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Public Function Help

    Question

  • Hello, is there a way to make a public function (or whatever else it would be. Public function might be wrong.) that will have code in it? I'm not sure how to explain it. So lets say I have a public function called CrazyColors, I make the function and it has code in it that will change all my labels colors. So than I can put CrazyColors anywhere I want to use the code without having to type it all gain. Can someone explain how to do that?
    Sunday, April 23, 2017 9:23 PM

All replies

  • Hi

    Here is some code that may be helpful.

    This example uses a Public Sub to change the BackColor of Controls of required type in a container Control.

    In this case, I have a GroupBox with a bunch of Labels in it, and a button to invoke the color change.

    A Module called 'Change' has this code:

    Option Strict On
    Option Explicit On
    Module Change
        Public Sub BC(cont As Control, t As Type, col As Color)
            For Each c As Control In cont.Controls
                If c.GetType() Is t Then
                    c.BackColor = col
                End If
            Next
        End Sub
    End Module

    In the main Form1 Button1 Click event, I have

    Private Sub Button1_Click(sender As Object, e As EventArgs) Handles Button1.Click

      ' call the Sub with the Container, the Type for the
       ' control to change the BC of and the required color.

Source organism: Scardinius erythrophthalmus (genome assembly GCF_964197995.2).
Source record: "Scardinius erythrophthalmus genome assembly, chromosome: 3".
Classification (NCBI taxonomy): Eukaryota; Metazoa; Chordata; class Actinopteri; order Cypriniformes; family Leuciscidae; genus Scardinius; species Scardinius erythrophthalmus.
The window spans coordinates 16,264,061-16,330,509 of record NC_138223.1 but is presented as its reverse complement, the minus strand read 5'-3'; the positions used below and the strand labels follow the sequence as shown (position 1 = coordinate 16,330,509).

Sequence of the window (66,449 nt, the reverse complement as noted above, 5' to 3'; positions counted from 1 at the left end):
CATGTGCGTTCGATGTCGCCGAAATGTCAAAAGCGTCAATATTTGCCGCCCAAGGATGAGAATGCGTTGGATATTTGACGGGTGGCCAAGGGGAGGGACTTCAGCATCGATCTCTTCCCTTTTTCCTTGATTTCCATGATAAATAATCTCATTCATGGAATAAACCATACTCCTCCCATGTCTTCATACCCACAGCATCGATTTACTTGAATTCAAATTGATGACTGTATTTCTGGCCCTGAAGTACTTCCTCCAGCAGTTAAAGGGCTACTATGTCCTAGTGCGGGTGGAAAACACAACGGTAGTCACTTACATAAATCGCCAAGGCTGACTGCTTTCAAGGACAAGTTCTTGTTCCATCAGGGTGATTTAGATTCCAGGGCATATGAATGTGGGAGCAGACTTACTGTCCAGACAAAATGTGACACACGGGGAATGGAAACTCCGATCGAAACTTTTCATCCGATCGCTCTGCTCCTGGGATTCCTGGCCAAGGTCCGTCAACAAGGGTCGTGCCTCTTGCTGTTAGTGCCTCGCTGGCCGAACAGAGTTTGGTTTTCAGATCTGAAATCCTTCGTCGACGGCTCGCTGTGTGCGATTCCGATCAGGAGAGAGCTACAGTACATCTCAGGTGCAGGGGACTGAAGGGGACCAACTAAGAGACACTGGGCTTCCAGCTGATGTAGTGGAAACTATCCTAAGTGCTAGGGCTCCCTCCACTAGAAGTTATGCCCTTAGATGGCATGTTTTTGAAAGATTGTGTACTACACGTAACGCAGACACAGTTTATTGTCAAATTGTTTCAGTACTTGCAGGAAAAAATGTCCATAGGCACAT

BC(GroupBox1, GetType(Label), Color.Red) End Sub



    Regards Les, Livingston, Scotland


    • Edited by leshay Friday, May 5, 2017 11:35 PM
    Sunday, April 23, 2017 10:18 PM
  • So than I can put CrazyColors anywhere I want to use the code without having to type it all gain. Can someone explain how to do that?

    This might be what you mean:
    https://msdn.microsoft.com/en-us/library/f3cye135(v=vs.80).aspx

    A class library is a separate DLL that can be added to any project.

    If you only want the method available within a single project, you can use a module:
    https://msdn.microsoft.com/en-us/library/y76404kz.aspx

    If you want to change the colours of all your labels, then your sub would take a form as one of the arguments and the code would iterate over all the controls in the form, selecting the labels and changing their colour.

    Sunday, April 23, 2017 10:27 PM
  • Hello,

    You could create a class that implements IExtenderProvider. The following example after building the class and placing it on a form, all current labels fore color will be red (as I set it in CanExtend function. 

    Note ProvideProperty defines the property and each property has a Get and Set with the property name after Get and Set for this to work.

    To set one label a different color

    CrazyLabelExtender1.SetChangeForeGroundColor(Label3, Color.Green)

    To change all, in this case I pass Me for the form and Blue for the color, all labels on that form including those on a panel or group box will change to blue.

    CrazyLabelExtender1.ChangeAll(Me, Color.Blue)

    The class

    Imports System.ComponentModel